The anterior eye segments of both eyes of the patients were documented with Scheimpflug photography (Topcon SL-45)28 in mydriasis in three optical sections (0°, 45°, 180°) rotating around the optical axis of the eye. Before the start of treatment, as well as 6 and 12 months after onset of radiotherapy, all eyes were photographed on Kodak Tmax 400 black and white film. The film was processed according to a standard protocol, providing good reproducibility of film contrast and background density.29Figure 2 shows an example of Scheimpflug images of a patient's anterior eye segment at baseline (A) as well as 6 (B) and 12 (C) months following irradiation. The images were evaluated with microdensitometry with an upgraded Joyce Loebl 3CS microdensitometer in eight defined layers of the lens, reaching from the anterior capsule and epithelium to the posterior supranuclear layer: (L1) the capsuloepithelial complex, (L2) anterior zone of fibre cell elongation, (L3) anterior superficial cortex, (L4) anterior deep cortex, (L5) anterior supranuclear layer, (L6) anterior nucleus, (L7) posterior nucleus, (L8) posterior supranuclear layer. To facilitate comparison, ratios were used for layers 1–8 of the lenses of both irradiated and non-irradiated eyes.30 Figure 3A shows an example of a densitometric reading of the human lens with clearly identifiable layers as indicated above. Figure 3B shows an example of three densitometric scans through the above mentioned eight lens layers at baseline and 12 months later. Statistical comparison was carried out by calculating ratios for each lens layer of both the irradiated and non-irradiated lenses before, 6 and 12 months after treatment,31 using the Wilcoxon signed rank test. All subjects were treated in accordance with the tenets of the Declaration of Helsinki. Informed consent was obtained from the participants after explanation of the nature and possible consequences of the study, and the approval of the institutional ethics committee was granted.
At the 6 month examination, a density increase was demonstrated for all eight layers, but significant differences could be detected only in layers 5 and 7 (Table 1). In layer 1 the density increase was close to significance. At the 12 month examination, all significant differences had disappeared, which demonstrates that only transient radiation effects have been documented so far.
In general, the most frequent type of radiation cataract is posterior subcapsular opacity.16 However, cortical cataracts, wedge-shaped cataracts, and mature cataracts have also been described as radiation induced. Radiation cataracts can occur after a single dose of 2 Gy or after fractionated radiation dosages of up to 8 Gy. Radiation of the lens with 11 Gy or more will induce radiation cataracts in all patients. A dose of 15 Gy is reported to lead to progressive opacification of the entire posterior lens pole and cortex.32
External beam radiotherapy for subfoveal choroidal neovascularisation is currently applied in a great number of centres all over the world. Radiation side effects are mostly seen as transient epiphora or conjunctival irritation,5 6 but only four cases of permanent cataract formation have been described in these studies so far.8 21 22
In the study regimen of Hart and coworkers, patients were treated with 15 Gy in five fractions over 5 days using a 6 MV linear accelerator. The 90% isodose encompassed the macula and optic disc with less than 50% of the maximum dose falling on the posterior lens.8Few other treatment centres found cataract formation on clinical examination, and precataractous transparency changes could not be ruled out by slit lamp examination in a further study.33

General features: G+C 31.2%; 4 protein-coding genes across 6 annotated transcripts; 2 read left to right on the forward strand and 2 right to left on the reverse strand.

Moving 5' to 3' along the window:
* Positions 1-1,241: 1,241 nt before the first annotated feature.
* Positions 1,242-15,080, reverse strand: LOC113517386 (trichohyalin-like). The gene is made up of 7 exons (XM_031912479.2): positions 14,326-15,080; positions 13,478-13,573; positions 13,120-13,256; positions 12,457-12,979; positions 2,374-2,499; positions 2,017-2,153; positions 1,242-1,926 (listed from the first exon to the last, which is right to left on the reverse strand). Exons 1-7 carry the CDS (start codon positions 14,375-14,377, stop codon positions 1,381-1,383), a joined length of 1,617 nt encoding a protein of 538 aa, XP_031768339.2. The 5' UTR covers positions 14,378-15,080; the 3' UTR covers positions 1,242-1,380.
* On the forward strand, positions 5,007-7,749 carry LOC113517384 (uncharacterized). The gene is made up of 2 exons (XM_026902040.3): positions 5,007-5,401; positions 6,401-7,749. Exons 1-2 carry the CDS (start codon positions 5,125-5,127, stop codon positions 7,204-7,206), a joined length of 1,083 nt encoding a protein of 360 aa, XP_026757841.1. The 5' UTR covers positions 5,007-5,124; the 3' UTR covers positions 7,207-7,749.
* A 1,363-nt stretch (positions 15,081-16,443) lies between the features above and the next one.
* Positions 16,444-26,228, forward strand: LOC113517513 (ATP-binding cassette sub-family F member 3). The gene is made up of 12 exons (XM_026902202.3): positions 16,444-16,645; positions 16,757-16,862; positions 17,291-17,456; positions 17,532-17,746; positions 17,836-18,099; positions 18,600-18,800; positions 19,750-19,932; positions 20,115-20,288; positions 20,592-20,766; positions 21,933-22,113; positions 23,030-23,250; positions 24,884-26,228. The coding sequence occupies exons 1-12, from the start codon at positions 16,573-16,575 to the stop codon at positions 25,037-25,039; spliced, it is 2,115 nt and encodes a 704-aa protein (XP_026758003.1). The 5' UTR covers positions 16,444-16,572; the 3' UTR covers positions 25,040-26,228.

Regarding the isodose scheme of our radiation regimen, the lens of the irradiated eye received less than 10% of the radiation dose—that is, less than 2 Gy. Using Scheimpflug photography, evaluation of transparency changes in up to eight lens layers was possible in this study. We compared the ratio of density changes of the lenses of irradiated versus non-irradiated eyes 6 months after treatment; our results revealed a statistically significant loss of transparency in layers 5 and 7, representing the anterior supranuclear layer and the posterior nucleus of the lens. In layer 1 (capsuloepithelial complex), the difference was close to significant. Transparency loss in the latter layer is consistent with acute radiation damage to the lens epithelial cells, whereas the changes in the nuclear layers reflect an ionising effect on the crystallins. Thus, two metabolically different regions of the lens are being affected: the epithelial complex (L1), which is the metabolically most active region of the lens, and the supranuclear region (L5–L7), which is metabolically inactive. Because of the fairly high mean age of all patients enrolled in this study (74.5 years) before the onset of radiation therapy, all lenses had varying degrees of pre-existing opacities in both eyes. At this time of life, long term expression of radiation damage to the lens may not be relevant for the patient. Nevertheless, 6 months after onset of radiotherapy transient precataractous changes could be detected in both the anterior epithelium and the nucleus. At the 12 month examination, however, these differences in density had disappeared. Long term studies will have to be carried out to determine whether the acute radiation damage will actually lead in the long term to permanent transparency changes, thus reflecting radiation cataractogenesis. Although the mean age of the patients in this study may be too high to permit much long term follow up, we intend to follow up as many as possible.